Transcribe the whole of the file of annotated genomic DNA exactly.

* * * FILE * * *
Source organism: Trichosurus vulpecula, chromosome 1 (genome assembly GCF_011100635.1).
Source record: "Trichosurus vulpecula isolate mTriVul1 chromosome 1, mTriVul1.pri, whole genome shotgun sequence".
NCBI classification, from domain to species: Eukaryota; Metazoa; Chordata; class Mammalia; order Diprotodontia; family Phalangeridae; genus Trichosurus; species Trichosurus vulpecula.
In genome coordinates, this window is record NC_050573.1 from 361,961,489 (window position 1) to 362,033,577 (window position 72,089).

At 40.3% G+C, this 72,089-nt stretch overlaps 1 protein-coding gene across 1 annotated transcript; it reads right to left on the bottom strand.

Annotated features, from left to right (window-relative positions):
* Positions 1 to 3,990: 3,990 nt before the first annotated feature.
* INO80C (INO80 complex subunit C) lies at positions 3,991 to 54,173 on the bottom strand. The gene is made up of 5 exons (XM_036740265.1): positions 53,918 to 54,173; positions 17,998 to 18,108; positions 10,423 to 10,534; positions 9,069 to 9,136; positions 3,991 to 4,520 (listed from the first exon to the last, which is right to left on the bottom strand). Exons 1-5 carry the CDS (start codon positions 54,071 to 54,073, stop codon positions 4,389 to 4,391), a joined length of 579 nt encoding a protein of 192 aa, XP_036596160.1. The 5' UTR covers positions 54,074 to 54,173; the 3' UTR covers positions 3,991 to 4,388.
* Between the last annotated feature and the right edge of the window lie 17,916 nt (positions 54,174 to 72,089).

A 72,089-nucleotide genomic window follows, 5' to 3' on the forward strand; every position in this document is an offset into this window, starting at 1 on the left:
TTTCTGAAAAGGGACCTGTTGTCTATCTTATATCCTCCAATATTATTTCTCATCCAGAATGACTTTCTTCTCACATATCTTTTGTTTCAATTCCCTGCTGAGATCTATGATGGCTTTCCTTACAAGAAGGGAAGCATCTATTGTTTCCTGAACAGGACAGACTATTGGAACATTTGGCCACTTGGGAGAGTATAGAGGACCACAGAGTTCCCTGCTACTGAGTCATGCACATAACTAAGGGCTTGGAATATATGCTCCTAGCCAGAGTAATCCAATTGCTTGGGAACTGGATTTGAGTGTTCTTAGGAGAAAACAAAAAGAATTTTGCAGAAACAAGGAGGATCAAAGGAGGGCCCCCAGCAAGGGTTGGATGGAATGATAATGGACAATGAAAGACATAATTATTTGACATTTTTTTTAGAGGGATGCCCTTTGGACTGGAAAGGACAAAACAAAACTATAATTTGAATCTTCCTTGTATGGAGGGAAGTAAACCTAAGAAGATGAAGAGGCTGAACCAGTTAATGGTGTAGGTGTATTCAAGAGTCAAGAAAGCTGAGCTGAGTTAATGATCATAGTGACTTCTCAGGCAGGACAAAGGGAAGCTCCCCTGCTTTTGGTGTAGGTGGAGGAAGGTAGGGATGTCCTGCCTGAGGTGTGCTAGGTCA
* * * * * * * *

Source organism: Trichosurus vulpecula, chromosome 1 (genome assembly GCF_011100635.1).
Source record: "Trichosurus vulpecula isolate mTriVul1 chromosome 1, mTriVul1.pri, whole genome shotgun sequence".
NCBI classification, from domain to species: Eukaryota; Metazoa; Chordata; class Mammalia; order Diprotodontia; family Phalangeridae; genus Trichosurus; species Trichosurus vulpecula.
In genome coordinates, this window is record NC_050573.1 from 361,961,489 (window position 1) to 362,033,577 (window position 72,089).

At 40.3% G+C, this 72,089-nt stretch overlaps 1 protein-coding gene across 1 annotated transcript; it reads right to left on the bottom strand.

Annotated features, from left to right (window-relative positions):
* Positions 1 to 3,990: 3,990 nt before the first annotated feature.
* INO80C (INO80 complex subunit C) lies at positions 3,991 to 54,173 on the bottom strand. The gene is made up of 5 exons (XM_036740265.1): positions 53,918 to 54,173; positions 17,998 to 18,108; positions 10,423 to 10,534; positions 9,069 to 9,136; positions 3,991 to 4,520 (listed from the first exon to the last, which is right to left on the bottom strand). Exons 1-5 carry the CDS (start codon positions 54,071 to 54,073, stop codon positions 4,389 to 4,391), a joined length of 579 nt encoding a protein of 192 aa, XP_036596160.1. The 5' UTR covers positions 54,074 to 54,173; the 3' UTR covers positions 3,991 to 4,388.
* Between the last annotated feature and the right edge of the window lie 17,916 nt (positions 54,174 to 72,089).

A 72,089-nucleotide genomic window follows, 5' to 3' on the forward strand; every position in this document is an offset into this window, starting at 1 on the left:
TTTCTGAAAAGGGACCTGTTGTCTATCTTATATCCTCCAATATTATTTCTCATCCAGAATGACTTTCTTCTCACATATCTTTTGTTTCAATTCCCTGCTGAGATCTATGATGGCTTTCCTTACAAGAAGGGAAGCATCTATTGTTTCCTGAACAGGACAGACTATTGGAACATTTGGCCACTTGGGAGAGTATAGAGGACCACAGAGTTCCCTGCTACTGAGTCATGCACATAACTAAGGGCTTGGAATATATGCTCCTAGCCAGAGTAATCCAATTGCTTGGGAACTGGATTTGAGTGTTCTTAGGAGAAAACAAAAAGAATTTTGCAGAAACAAGGAGGATCAAAGGAGGGCCCCCAGCAAGGGTTGGATGGAATGATAATGGACAATGAAAGACATAATTATTTGACATTTTTTTTAGAGGGATGCCCTTTGGACTGGAAAGGACAAAACAAAACTATAATTTGAATCTTCCTTGTATGGAGGGAAGTAAACCTAAGAAGATGAAGAGGCTGAACCAGTTAATGGTGTAGGTGTATTCAAGAGTCAAGAAAGCTGAGCTGAGTTAATGATCATAGTGACTTCTCAGGCAGGACAAAGGGAAGCTCCCCTGCTTTTGGTGTAGGTGGAGGAAGGTAGGGATGTCCTGCCTGAGGTGTGCTAGGTCA